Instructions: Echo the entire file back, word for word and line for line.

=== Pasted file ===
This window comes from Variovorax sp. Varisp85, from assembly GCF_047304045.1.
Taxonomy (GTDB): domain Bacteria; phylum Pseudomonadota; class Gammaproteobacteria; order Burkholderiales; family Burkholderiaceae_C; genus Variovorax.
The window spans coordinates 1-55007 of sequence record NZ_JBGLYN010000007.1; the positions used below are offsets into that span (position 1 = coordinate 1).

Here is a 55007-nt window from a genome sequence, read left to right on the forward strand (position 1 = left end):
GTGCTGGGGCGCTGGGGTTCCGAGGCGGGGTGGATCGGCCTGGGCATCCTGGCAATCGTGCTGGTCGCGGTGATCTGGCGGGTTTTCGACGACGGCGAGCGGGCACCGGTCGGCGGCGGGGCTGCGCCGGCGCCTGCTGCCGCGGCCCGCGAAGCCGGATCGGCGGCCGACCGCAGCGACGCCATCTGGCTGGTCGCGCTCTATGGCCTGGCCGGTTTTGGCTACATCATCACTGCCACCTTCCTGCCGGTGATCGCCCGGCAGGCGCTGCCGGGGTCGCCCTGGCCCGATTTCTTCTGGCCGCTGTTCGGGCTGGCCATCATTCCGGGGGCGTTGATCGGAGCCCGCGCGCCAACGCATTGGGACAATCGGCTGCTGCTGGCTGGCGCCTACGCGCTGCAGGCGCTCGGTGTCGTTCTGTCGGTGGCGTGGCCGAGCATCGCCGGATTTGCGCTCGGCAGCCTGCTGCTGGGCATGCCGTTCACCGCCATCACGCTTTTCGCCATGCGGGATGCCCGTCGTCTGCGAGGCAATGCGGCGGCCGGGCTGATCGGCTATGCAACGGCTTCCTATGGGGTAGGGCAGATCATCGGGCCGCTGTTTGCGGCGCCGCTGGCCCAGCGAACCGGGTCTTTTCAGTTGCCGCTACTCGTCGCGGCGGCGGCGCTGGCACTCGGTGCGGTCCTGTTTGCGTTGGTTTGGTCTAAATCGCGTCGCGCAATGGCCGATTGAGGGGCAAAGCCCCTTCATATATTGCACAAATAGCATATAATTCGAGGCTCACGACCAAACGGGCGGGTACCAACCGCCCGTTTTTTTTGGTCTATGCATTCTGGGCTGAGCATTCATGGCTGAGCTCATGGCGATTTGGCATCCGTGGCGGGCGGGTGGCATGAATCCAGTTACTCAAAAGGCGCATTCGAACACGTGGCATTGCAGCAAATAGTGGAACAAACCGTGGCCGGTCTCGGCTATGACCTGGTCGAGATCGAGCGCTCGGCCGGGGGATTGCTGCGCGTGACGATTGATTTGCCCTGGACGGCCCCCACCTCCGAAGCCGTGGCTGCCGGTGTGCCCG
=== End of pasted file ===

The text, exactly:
This window comes from Variovorax sp. Varisp85, from assembly GCF_047304045.1.
Taxonomy (GTDB): domain Bacteria; phylum Pseudomonadota; class Gammaproteobacteria; order Burkholderiales; family Burkholderiaceae_C; genus Variovorax.
The window spans coordinates 1-55007 of sequence record NZ_JBGLYN010000007.1; the positions used below are offsets into that span (position 1 = coordinate 1).

Here is a 55007-nt window from a genome sequence, read left to right on the forward strand (position 1 = left end):
GTGCTGGGGCGCTGGGGTTCCGAGGCGGGGTGGATCGGCCTGGGCATCCTGGCAATCGTGCTGGTCGCGGTGATCTGGCGGGTTTTCGACGACGGCGAGCGGGCACCGGTCGGCGGCGGGGCTGCGCCGGCGCCTGCTGCCGCGGCCCGCGAAGCCGGATCGGCGGCCGACCGCAGCGACGCCATCTGGCTGGTCGCGCTCTATGGCCTGGCCGGTTTTGGCTACATCATCACTGCCACCTTCCTGCCGGTGATCGCCCGGCAGGCGCTGCCGGGGTCGCCCTGGCCCGATTTCTTCTGGCCGCTGTTCGGGCTGGCCATCATTCCGGGGGCGTTGATCGGAGCCCGCGCGCCAACGCATTGGGACAATCGGCTGCTGCTGGCTGGCGCCTACGCGCTGCAGGCGCTCGGTGTCGTTCTGTCGGTGGCGTGGCCGAGCATCGCCGGATTTGCGCTCGGCAGCCTGCTGCTGGGCATGCCGTTCACCGCCATCACGCTTTTCGCCATGCGGGATGCCCGTCGTCTGCGAGGCAATGCGGCGGCCGGGCTGATCGGCTATGCAACGGCTTCCTATGGGGTAGGGCAGATCATCGGGCCGCTGTTTGCGGCGCCGCTGGCCCAGCGAACCGGGTCTTTTCAGTTGCCGCTACTCGTCGCGGCGGCGGCGCTGGCACTCGGTGCGGTCCTGTTTGCGTTGGTTTGGTCTAAATCGCGTCGCGCAATGGCCGATTGAGGGGCAAAGCCCCTTCATATATTGCACAAATAGCATATAATTCGAGGCTCACGACCAAACGGGCGGGTACCAACCGCCCGTTTTTTTTGGTCTATGCATTCTGGGCTGAGCATTCATGGCTGAGCTCATGGCGATTTGGCATCCGTGGCGGGCGGGTGGCATGAATCCAGTTACTCAAAAGGCGCATTCGAACACGTGGCATTGCAGCAAATAGTGGAACAAACCGTGGCCGGTCTCGGCTATGACCTGGTCGAGATCGAGCGCTCGGCCGGGGGATTGCTGCGCGTGACGATTGATTTGCCCTGGACGGCCCCCACCTCCGAAGCCGTGGCTGCCGGTGTGCCCG